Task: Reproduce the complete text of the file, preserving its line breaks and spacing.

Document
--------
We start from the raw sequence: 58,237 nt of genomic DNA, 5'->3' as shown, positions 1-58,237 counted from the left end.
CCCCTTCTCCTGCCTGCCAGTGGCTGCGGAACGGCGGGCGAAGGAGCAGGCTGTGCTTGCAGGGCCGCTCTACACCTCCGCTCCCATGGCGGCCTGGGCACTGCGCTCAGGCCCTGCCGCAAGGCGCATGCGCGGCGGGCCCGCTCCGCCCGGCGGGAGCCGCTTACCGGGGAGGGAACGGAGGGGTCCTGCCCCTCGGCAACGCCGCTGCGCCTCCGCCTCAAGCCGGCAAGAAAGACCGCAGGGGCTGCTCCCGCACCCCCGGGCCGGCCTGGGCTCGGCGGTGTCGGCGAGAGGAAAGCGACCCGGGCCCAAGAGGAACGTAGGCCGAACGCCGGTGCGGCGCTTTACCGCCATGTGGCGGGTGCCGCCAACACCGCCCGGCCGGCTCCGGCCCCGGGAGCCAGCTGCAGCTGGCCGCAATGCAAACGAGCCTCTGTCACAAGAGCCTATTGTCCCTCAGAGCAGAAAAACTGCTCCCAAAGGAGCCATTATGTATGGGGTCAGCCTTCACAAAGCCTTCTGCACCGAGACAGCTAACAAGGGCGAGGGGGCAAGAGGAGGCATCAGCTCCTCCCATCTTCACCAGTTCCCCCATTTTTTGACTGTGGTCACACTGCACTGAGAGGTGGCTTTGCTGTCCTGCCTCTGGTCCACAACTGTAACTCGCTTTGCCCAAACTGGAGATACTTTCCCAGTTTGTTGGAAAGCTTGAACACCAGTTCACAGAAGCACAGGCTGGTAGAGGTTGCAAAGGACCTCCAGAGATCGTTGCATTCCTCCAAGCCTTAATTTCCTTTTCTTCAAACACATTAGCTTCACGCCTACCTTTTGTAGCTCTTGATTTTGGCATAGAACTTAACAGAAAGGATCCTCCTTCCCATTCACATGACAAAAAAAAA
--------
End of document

We start from the raw sequence: 58,237 nt of genomic DNA, 5'->3' as shown, positions 1-58,237 counted from the left end.
CCCCTTCTCCTGCCTGCCAGTGGCTGCGGAACGGCGGGCGAAGGAGCAGGCTGTGCTTGCAGGGCCGCTCTACACCTCCGCTCCCATGGCGGCCTGGGCACTGCGCTCAGGCCCTGCCGCAAGGCGCATGCGCGGCGGGCCCGCTCCGCCCGGCGGGAGCCGCTTACCGGGGAGGGAACGGAGGGGTCCTGCCCCTCGGCAACGCCGCTGCGCCTCCGCCTCAAGCCGGCAAGAAAGACCGCAGGGGCTGCTCCCGCACCCCCGGGCCGGCCTGGGCTCGGCGGTGTCGGCGAGAGGAAAGCGACCCGGGCCCAAGAGGAACGTAGGCCGAACGCCGGTGCGGCGCTTTACCGCCATGTGGCGGGTGCCGCCAACACCGCCCGGCCGGCTCCGGCCCCGGGAGCCAGCTGCAGCTGGCCGCAATGCAAACGAGCCTCTGTCACAAGAGCCTATTGTCCCTCAGAGCAGAAAAACTGCTCCCAAAGGAGCCATTATGTATGGGGTCAGCCTTCACAAAGCCTTCTGCACCGAGACAGCTAACAAGGGCGAGGGGGCAAGAGGAGGCATCAGCTCCTCCCATCTTCACCAGTTCCCCCATTTTTTGACTGTGGTCACACTGCACTGAGAGGTGGCTTTGCTGTCCTGCCTCTGGTCCACAACTGTAACTCGCTTTGCCCAAACTGGAGATACTTTCCCAGTTTGTTGGAAAGCTTGAACACCAGTTCACAGAAGCACAGGCTGGTAGAGGTTGCAAAGGACCTCCAGAGATCGTTGCATTCCTCCAAGCCTTAATTTCCTTTTCTTCAAACACATTAGCTTCACGCCTACCTTTTGTAGCTCTTGATTTTGGCATAGAACTTAACAGAAAGGATCCTCCTTCCCATTCACATGACAAAAAAAAA